Strokes Reported Among Some Middle-Aged COVID-19 Patients
Strokes Reported Among Some Middle-Aged COVID-19 Patients

Strokes Reported Among Some Middle-Aged COVID-19 Patients

Early reports from hospitals document a spike in large vessel blockages, especially among people in their 30s and 40s who tested positive for the coronavirus.

Kerry Grens
Kerry Grens
Apr 27, 2020

ABOVE: A field hospital in Central Park, set up to treat coronavirus patients, across from Mt. Sinai Hospital in New York
© ISTOCK.COM, CHRISTINE MCCANN

Several hospitals in the US have observed strokes in a number of patients being treating for coronavirus, leading to concern that the infection may be causing devastating blockages in the brain. For at least two facilities, these events account for a spike in stroke cases among middle-aged patients.

“Our report shows a seven-fold increase in incidence of sudden stroke in young patients during the past two weeks,” Thomas Oxley, a neurosurgeon at Mount Sinai Health System in New York who describes five of his patients in an upcoming paper in the New England Journal of Medicine, tells CNN. “Most of these patients have no past medical history and were at home with either mild symptoms (or in two cases, no symptoms) of Covid.”

Although the numbers of stroke incidents among coronavirus patients remains low, The Washington Post notes that three medical centers in the US will be publishing reports on dozens of COVID-19 patients who experienced strokes. And these appear to be the most serious kind of stroke, called a large vessel occlusion, which might account for the surge in the number of people who have died at home during the pandemic, but this cannot be confirmed.  

Thomas Jefferson University Hospitals and NYU Langone Health found that 40 percent of the 12 people treated for large vessel blockage who also tested positive for SARS-CoV-2 were under age 50, according to the Post. “We are used to thinking of 60 as a young patient when it comes to large vessel occlusions,” Eytan Raz of NYU Langone tells the newspaper. “We have never seen so many in their 50s, 40s and late 30s.”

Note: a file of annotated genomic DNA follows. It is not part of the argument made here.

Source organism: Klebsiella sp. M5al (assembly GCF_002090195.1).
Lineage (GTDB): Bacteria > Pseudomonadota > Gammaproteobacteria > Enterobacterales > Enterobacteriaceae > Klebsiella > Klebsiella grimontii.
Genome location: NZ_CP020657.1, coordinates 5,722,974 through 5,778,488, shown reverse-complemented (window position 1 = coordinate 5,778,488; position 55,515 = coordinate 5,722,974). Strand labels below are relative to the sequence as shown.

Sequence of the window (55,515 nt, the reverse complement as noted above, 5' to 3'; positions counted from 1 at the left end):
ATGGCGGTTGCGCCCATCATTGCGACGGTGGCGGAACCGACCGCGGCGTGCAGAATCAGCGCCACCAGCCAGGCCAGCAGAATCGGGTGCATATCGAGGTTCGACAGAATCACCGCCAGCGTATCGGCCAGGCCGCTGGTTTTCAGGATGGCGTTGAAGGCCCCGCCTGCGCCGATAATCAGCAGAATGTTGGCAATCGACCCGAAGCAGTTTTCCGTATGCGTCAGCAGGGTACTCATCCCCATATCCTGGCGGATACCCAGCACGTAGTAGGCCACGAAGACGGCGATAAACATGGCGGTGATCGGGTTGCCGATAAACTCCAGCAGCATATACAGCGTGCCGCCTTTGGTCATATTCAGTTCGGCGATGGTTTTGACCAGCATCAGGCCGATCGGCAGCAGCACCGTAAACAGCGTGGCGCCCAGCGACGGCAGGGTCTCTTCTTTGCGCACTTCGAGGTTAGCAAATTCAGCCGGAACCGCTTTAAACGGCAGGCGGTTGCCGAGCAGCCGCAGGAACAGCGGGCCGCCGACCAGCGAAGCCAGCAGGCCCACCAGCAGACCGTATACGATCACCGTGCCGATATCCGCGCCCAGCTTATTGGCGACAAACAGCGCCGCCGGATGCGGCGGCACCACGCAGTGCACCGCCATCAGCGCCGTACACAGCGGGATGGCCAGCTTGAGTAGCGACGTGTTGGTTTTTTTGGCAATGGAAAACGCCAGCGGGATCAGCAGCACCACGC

Oxley tells Medscape Medical News that the virus may be causing inflammation in blood vessels, leading to blood clots. Raz speculates that perhaps because younger people don’t suffer the respiratory issues that take a toll on older COVID-19 patients, they survive long enough for the virus to cause damage elsewhere.

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Oxley tells CNN that two of the patients had delayed calling an ambulance when they began experiencing symptoms, but that it’s critical to act fast to treat stroke. Of the five Mount Sinai patients that Oxley describes in his upcoming paper, one patient died, one remains in the hospital, two are in rehabilitation, and one is at home, Medscape reports. The outlet also notes that Oxley and his colleagues dedicated their upcoming report to Gary Sclar, a stroke doctor and colleague who died of COVID-19 while caring for patients.